January 12, 2009

Gigga what? Gigga who?

20070612tina.jpg Recently, Dan Savage wrote that anti-gay bigots who claim they can't be anti-gay because they have gay friends should put up or shut up: "Reporters should stop taking this 'but I've got gay friends!' on faith. Anti-gay politicians, entertainers, and preachers shouldn't be allowed to take rhetorical cover behind gay friends if they're unable to produce any."

It's not precisely analogous, but I thought of this today while reading Tina Brown's Daily Beast article on The Gig Economy. According to Tina, "No one I know has a job anymore. They've got gigs... a bunch of free-floating projects, consultancies, and part-time bits and pieces they try and stitch together to make what they refer to wryly as 'the Nut.'" (Which is also how they refer to her, I suspect). In this "Gigocracy" (don't ask why it's capitalized) everyone does what "used to be called piecework" but is now allegedly called "Gigwork." Though you could have fooled Google.

What does this mean? Well, says Tina, "To people I know in the bottom income brackets, living paycheck to paycheck, the Gig Economy has been old news for years."

Put up or shut up. How many people does someone who's spending $28 million on a souped up blog really know in "the bottom income brackets"? And why doesn't she give some of that money to them instead?

Ah, but Tina backs her anecdotes with facts, in the form of a TDB poll that finds, "A full one-third of our respondents are now working either freelance or in two jobs."

OK, those are usually two very different things that entail very different lifestyles. So I checked the raw data, and found that only 22% of respondents answered yes to the question that essentially constitutes Tina's thesis: "Do you consider yourself to be a freelance worker, meaning you work from project to project?" 78% said no. Does Tina really not know a single person represented by that 78%?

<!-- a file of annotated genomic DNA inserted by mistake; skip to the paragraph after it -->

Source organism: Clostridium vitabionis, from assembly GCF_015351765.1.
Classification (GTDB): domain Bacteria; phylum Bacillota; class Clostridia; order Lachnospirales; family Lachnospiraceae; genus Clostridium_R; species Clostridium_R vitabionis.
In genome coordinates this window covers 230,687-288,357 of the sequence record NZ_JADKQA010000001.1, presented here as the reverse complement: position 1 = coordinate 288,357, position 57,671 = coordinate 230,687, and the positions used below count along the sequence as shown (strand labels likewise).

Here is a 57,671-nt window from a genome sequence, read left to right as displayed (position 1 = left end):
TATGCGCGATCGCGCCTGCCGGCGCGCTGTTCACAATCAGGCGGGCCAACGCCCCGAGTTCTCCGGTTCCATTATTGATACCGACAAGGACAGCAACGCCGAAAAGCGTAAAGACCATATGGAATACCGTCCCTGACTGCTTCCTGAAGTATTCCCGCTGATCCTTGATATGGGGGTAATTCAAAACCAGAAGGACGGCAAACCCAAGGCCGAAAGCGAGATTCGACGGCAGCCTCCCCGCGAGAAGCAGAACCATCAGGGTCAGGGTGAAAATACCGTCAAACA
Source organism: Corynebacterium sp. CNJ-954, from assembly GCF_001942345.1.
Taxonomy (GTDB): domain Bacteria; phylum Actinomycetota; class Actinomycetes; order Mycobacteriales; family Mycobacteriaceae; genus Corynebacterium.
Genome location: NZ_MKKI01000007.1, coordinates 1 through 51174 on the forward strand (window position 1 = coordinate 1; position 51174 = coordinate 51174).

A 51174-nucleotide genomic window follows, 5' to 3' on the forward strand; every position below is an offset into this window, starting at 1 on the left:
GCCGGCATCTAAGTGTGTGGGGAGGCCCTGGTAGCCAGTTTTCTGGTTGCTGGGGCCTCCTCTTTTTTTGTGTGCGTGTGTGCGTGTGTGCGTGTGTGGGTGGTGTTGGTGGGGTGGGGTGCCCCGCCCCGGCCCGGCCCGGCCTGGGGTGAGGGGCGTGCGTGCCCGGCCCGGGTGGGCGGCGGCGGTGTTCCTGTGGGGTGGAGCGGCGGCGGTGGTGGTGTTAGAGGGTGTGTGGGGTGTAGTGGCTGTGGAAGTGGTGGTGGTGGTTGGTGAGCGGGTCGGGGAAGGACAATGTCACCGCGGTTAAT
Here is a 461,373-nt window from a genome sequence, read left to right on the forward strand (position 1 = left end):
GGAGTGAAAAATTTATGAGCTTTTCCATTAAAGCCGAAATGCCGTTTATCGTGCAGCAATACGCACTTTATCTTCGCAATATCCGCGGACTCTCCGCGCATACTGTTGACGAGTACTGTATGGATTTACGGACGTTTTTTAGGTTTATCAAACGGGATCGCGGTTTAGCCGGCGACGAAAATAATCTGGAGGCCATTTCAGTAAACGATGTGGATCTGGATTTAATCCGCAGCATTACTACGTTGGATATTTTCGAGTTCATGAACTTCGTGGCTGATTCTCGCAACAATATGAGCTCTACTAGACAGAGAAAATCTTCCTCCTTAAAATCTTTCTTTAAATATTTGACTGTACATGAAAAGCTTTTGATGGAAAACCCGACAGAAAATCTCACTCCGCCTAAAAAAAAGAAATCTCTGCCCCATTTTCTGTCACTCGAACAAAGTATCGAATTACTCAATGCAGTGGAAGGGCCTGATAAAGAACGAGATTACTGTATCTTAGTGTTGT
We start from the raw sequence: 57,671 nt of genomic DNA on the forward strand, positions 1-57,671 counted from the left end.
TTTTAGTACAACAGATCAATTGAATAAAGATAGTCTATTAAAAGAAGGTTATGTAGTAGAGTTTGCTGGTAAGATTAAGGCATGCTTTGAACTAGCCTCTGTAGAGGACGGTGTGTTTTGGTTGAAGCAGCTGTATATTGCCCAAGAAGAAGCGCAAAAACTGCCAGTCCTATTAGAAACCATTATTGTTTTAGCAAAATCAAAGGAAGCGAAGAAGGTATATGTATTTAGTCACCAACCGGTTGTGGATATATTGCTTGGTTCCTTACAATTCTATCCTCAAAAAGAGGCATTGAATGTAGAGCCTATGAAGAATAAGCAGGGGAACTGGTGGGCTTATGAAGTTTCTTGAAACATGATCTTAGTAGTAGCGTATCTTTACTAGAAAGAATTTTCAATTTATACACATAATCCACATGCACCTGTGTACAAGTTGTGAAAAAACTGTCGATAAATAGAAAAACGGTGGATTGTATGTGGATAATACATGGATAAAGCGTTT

And where does the one-third figure come from? Beats me. In addition to the 22% of freelancers, 23% of respondents say they have "more than one paying job," but there's no indication anywhere how much crossover there is between the two groups, so the numbers are essentially useless.

I did think about trying to crunch the data a bit to try to determine how new a phenomenon this is, and how accurate in general Tina's perception of it is, but that got tedious and, frankly, no one's paying me for this gig.

Posted by Daniel Radosh


Your opening sentence baffled me until I decided it probably contained a typo:

"Recently, Dan Savage wrote that anti-gay bigots who claim they can't be gay because they have gay friends..."

Did you mean "claim they can't be anti-gay"?

Right. Typo. Not Freudian slip.

Well,the rich and the poor do have one thing in common: they're both not listed in the phone book.

Wait... There are people who have to work?

Wouldn't "Gigga, please!" have been a better post title?


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